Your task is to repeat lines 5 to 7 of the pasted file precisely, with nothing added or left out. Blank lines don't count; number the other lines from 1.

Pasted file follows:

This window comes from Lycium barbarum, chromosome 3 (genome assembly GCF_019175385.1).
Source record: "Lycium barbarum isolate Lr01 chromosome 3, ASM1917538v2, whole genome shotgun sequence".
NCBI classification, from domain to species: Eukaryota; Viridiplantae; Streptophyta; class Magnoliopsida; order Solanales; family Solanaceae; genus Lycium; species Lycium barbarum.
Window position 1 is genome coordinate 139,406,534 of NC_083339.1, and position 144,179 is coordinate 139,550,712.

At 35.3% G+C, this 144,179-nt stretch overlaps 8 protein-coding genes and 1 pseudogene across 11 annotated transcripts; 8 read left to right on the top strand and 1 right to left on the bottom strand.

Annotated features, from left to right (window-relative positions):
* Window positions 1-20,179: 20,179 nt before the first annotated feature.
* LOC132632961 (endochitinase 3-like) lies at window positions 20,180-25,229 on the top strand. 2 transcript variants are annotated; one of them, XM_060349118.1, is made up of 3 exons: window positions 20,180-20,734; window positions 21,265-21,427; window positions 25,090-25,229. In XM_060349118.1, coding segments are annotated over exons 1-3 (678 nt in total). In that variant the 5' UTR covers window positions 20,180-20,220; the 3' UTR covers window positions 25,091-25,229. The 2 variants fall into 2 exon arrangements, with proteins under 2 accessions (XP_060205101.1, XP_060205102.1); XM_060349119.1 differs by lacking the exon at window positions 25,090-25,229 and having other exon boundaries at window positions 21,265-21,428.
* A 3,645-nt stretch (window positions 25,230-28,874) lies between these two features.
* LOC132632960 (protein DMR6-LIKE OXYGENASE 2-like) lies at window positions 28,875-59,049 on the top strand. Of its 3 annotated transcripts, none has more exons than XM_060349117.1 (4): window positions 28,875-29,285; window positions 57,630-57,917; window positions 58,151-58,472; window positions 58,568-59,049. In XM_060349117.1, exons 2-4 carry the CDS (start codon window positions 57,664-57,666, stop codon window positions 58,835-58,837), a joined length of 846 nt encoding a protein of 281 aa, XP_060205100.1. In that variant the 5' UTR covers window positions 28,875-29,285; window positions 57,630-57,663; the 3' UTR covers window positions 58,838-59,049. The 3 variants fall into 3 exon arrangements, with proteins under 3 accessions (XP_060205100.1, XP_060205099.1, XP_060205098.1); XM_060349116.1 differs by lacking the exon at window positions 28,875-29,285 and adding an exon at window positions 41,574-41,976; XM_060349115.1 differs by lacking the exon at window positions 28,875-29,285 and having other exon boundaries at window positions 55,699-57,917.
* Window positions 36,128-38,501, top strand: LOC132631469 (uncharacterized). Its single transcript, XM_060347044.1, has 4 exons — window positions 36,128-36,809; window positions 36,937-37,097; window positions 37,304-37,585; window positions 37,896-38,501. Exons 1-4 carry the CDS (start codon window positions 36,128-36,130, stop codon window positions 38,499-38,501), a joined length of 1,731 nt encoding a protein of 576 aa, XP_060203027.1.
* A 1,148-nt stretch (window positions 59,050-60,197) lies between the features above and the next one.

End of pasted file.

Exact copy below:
At 35.3% G+C, this 144,179-nt stretch overlaps 8 protein-coding genes and 1 pseudogene across 11 annotated transcripts; 8 read left to right on the top strand and 1 right to left on the bottom strand.

Annotated features, from left to right (window-relative positions):
* Window positions 1-20,179: 20,179 nt before the first annotated feature.